Release date: November 3, 2017 (USA)
Directed by: Greta Gerwig
Screenplay by: Greta Gerwig
Cast: Saoirse Ronan, Laurie Metcalf, Tracy Letts, Lucas Hedges, Timothée Chalamet, Beanie Feldstein, Stephen McKinley Henderson, Lois Smith, Jordan Rodrigues, Marielle Scott, Odeya Rush
Lady Bird is the solo directorial debut of Greta Gerwig, and it’s a good one! Getting the total control of the creative process worked pretty well for her, both as a writer and an actor’s director.
This is the coming of age story of the teenage Christine McPherson (Ronan), who prefers to be called “Lady Bird”, who would love to study on the East Coast, specially to escape her native Sacramento, CA. This is also a story of a mother-daughter relationship, where these two strong personalities clash hard because of their different world views and stages in life.
This film is set between 2002 and 2003 where 9/11 was still a fresh wound in USA and the tension in the Middle East is shown through daily updates in the news.
The depiction of Lady Bird’s teenage girl experiences is done painfully well with all the troubles with family, friends, school and boys. The cringe-worthy moments were not over the top and the balance between the drama and the humor was near perfect. While we can’t all relate to her experiences, it’s done with an honesty and realism that left me wondering if this was kinda biographical for Greta.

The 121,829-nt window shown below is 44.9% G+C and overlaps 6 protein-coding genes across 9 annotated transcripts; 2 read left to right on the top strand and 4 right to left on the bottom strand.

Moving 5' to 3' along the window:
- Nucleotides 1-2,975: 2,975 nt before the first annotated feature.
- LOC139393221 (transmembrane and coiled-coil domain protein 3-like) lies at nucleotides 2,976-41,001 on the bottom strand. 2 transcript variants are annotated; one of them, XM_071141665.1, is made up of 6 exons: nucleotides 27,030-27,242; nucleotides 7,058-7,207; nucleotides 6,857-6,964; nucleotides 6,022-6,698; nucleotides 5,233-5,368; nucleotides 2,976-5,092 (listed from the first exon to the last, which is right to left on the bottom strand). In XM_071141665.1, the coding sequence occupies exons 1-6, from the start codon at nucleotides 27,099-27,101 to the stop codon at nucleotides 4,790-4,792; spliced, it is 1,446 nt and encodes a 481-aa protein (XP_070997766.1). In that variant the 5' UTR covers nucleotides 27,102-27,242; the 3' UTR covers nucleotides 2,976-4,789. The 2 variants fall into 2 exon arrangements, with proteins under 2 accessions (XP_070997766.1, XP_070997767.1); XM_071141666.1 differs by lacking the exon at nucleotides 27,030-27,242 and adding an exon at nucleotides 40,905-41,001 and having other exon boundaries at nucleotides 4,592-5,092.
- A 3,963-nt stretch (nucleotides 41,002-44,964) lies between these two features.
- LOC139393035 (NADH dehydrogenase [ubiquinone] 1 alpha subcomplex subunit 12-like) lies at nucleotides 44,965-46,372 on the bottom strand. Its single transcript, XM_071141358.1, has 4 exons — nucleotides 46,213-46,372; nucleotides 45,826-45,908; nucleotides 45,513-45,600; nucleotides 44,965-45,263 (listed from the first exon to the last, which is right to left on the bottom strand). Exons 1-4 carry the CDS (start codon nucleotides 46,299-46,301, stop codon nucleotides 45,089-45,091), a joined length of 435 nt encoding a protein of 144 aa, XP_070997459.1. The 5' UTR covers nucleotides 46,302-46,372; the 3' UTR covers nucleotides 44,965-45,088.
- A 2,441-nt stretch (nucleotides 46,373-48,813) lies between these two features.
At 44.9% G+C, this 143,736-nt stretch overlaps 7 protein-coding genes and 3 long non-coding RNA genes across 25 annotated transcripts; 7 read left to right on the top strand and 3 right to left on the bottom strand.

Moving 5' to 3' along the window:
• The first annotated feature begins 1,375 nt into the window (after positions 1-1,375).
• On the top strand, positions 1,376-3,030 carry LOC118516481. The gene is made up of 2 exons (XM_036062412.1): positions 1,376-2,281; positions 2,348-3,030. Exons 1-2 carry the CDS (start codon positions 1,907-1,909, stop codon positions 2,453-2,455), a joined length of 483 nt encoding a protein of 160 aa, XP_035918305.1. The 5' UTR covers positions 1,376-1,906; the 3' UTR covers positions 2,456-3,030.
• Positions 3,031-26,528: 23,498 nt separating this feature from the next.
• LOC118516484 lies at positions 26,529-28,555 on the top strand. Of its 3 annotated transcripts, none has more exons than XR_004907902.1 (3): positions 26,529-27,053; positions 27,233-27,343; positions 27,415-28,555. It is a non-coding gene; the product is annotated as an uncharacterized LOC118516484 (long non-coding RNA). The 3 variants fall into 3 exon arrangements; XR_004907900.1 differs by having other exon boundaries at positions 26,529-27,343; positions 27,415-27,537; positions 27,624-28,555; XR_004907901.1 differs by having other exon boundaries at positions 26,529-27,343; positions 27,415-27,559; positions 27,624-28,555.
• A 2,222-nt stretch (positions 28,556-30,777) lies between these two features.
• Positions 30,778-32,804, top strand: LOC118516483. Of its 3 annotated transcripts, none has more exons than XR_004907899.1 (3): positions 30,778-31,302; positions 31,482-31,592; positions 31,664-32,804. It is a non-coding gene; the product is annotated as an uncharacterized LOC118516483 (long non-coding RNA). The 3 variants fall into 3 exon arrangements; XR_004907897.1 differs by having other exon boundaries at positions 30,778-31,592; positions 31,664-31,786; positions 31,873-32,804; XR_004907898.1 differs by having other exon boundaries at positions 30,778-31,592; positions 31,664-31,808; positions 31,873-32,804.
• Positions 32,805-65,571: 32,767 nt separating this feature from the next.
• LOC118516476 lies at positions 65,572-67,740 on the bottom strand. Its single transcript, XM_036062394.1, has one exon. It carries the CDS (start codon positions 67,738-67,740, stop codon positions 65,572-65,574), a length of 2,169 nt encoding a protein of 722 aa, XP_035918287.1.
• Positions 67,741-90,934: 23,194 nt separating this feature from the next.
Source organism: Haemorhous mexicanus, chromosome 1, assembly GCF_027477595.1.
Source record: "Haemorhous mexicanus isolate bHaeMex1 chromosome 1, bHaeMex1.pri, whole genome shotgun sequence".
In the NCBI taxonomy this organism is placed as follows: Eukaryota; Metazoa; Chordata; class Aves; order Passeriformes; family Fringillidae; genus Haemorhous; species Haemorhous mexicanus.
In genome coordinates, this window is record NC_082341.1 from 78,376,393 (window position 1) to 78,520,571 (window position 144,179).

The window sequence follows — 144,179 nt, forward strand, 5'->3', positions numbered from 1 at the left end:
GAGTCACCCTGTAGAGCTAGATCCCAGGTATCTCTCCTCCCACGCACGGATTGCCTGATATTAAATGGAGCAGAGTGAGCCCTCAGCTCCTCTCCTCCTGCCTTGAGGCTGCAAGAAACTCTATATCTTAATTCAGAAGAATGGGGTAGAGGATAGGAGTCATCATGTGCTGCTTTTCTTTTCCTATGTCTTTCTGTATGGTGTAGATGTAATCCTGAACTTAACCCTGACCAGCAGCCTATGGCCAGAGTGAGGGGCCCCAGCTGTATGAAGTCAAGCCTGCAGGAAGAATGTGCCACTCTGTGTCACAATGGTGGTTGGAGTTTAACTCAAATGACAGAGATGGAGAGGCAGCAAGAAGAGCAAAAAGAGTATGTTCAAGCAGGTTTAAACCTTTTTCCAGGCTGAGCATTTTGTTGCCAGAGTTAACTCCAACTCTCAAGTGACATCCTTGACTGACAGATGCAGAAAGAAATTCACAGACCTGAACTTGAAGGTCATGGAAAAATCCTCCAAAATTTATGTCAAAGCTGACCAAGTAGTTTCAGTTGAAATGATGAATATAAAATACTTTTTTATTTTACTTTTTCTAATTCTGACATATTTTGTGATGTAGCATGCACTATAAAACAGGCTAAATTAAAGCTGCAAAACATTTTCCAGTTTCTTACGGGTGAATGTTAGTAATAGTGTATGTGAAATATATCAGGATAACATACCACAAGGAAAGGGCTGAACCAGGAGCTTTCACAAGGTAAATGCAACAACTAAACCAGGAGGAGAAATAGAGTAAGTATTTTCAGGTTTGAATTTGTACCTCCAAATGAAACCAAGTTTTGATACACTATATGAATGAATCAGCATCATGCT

Saoirse Ronan is amazing at depicting this very real girl who can be misguided and at times unaware of other’s people’s problems but who’s basically a good person. The best performance besides Saoirse was Laurie Metcalf as Lady Bird’s mother. Their interactions together were so raw and down-to-earth. And maybe it is because I am of certain age, but I felt I could related to both characters, as an adult with responsibilities, and as someone who still remembers how sensitive can teenagers be.
Then again, there were no weak links in the cast, from her best friend (Feldstein), to her “romantic interests” (Hedges and Chalamet), the “rich kids”, her father (amazing Letts), her brother, her brother’s girlfriend, and the faculty of her Catholic school (Smith as kick-ass Sister Sarah Joan and a Henderson as bittersweet Father Leviatch). It was also interesting that the strict Catholic school was depicted as just part of life, neither negative nor positive.
The only thing I can fault this movie is that despite a great script, it had a very cliché moment of the girl trying to be someone else in order to fit with the “cool kids”, until she realizes it is not worth it. But still these moments were conveyed better than they usually are when this trope is used.
Lady Bird is a fantastic movie and I don’t begrudge all their nominations, specially the acting ones.